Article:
Thursday, April 26, 2007

Fragrance Notes: Patchouli

This is the first of many posts to come about plants that are commonly used in perfume. I think it's important for us fragrance fanatics to have some idea of where the smells we wear come from.

The Basics:
Scientific Name: Pogostemon cablin
Family: Lamiaceae (Mint Family)
Origin: East Asia

The common name "Patchouli" originates from the Tamil language from India and Sri Lanka. The roots of the name are the Tamil words "patchai" (meaning "green") and "ellai" (meaning "leaf"). The plant has been used for centuries for perfume among other things.

Originally, patchouli was used in East Asia both for its scent and its health benefits such as its use in Japan and Malaysia for the treatment of poisonous snake bites and its widespread use in Asia for aromatherapy to promote mental clarity and relaxation.

In the 18th century, Patchouli was introduced to the west by Chinese silk traders transporting silk to the Middle East. The strong scent and oils of patchouli are known to have strongly-moth repellent properties and were packed with silk cloth to repel moth infestations during transit. The silk and leaves eventually found their way to Europe, where patchouli was considered to be a scent of luxury, likely because of the association with expensive Chinese silks. This trend has continued in the perfume industry to this day.

During the war in Vietnam, American soldiers would use patchouli to mask the smell of the graves of those killed in combat. At home in the US, patchouli simultaneously became very popular with the "hippies" and war protesters of the day. War demonstrators would scent themselves with patchouli to represent the fallen soldiers in Vietnam. It is also undeniable that another reason for its surge in popularity was the ability of its strong scent to cover the scent of marijuana smoke. It has experienced a somewhat negative connotation in the US as it is often associated with "hippie" culture as it was often used in the place of bathing.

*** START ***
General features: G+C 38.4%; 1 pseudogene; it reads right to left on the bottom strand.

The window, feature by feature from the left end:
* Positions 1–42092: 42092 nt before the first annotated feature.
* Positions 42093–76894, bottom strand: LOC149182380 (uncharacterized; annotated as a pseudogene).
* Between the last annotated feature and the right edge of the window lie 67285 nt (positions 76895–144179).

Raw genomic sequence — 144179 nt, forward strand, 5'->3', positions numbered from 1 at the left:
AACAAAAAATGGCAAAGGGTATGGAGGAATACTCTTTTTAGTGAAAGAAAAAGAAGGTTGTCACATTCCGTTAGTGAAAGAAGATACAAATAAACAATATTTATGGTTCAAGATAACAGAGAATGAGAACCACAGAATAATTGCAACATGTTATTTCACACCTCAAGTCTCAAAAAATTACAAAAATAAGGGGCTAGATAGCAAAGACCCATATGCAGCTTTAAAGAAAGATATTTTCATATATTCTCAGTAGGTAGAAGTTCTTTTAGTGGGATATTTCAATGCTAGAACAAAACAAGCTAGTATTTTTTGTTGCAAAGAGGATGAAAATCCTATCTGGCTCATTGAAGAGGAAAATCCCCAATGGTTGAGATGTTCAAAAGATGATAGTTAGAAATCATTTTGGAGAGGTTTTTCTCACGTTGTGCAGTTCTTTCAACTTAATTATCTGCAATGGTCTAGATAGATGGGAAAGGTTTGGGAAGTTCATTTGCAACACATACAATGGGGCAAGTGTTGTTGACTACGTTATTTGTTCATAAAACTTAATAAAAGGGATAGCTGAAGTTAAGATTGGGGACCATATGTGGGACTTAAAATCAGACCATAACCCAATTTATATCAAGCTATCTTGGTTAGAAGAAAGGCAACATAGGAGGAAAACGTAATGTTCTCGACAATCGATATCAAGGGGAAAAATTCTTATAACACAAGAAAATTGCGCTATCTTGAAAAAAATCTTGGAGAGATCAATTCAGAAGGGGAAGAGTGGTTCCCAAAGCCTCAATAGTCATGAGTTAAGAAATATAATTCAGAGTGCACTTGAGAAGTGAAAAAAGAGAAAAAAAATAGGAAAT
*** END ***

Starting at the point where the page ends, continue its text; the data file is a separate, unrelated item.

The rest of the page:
Today, patchouli is one of the main ingredients of about one third of the world's luxury fragrances and is most common in chypre, woody and oriental fragrances. Fragrances containing patchouli include famous fragrances such as Anateus and Chance by CHANEL, Habit Rouge and Jicky by Guerlain, Eau d'Orange Verte by Hermés, and PRADA Woman. In some, it is the featured ingredient, such as Patchouli Patch from L'Artisan Parfumeur of Paris and Patchouli Pure from the Fresh Index line of fragrances. The oils can often be bought from most essential oil retailers and blend well with sandalwood, lime, and ylang ylang. In most recent years patchouli has fallen slightly out of vogue in Europe and the US, but is still very common in Asia and Latin America.

It is also used commonly in East Asian incense and for the scenting of household products such as paper towels, detergents, and air fresheners. The essential oils derived from the plant are used by some in herbal remedies and the scent is claimed to promote relaxation as it is said to promote mental balance and has a positive effect on emotional sensitivity. The oils are said to be effective in treating acne and skin inflammations. They are also said to have antifungal and insecticidal properties.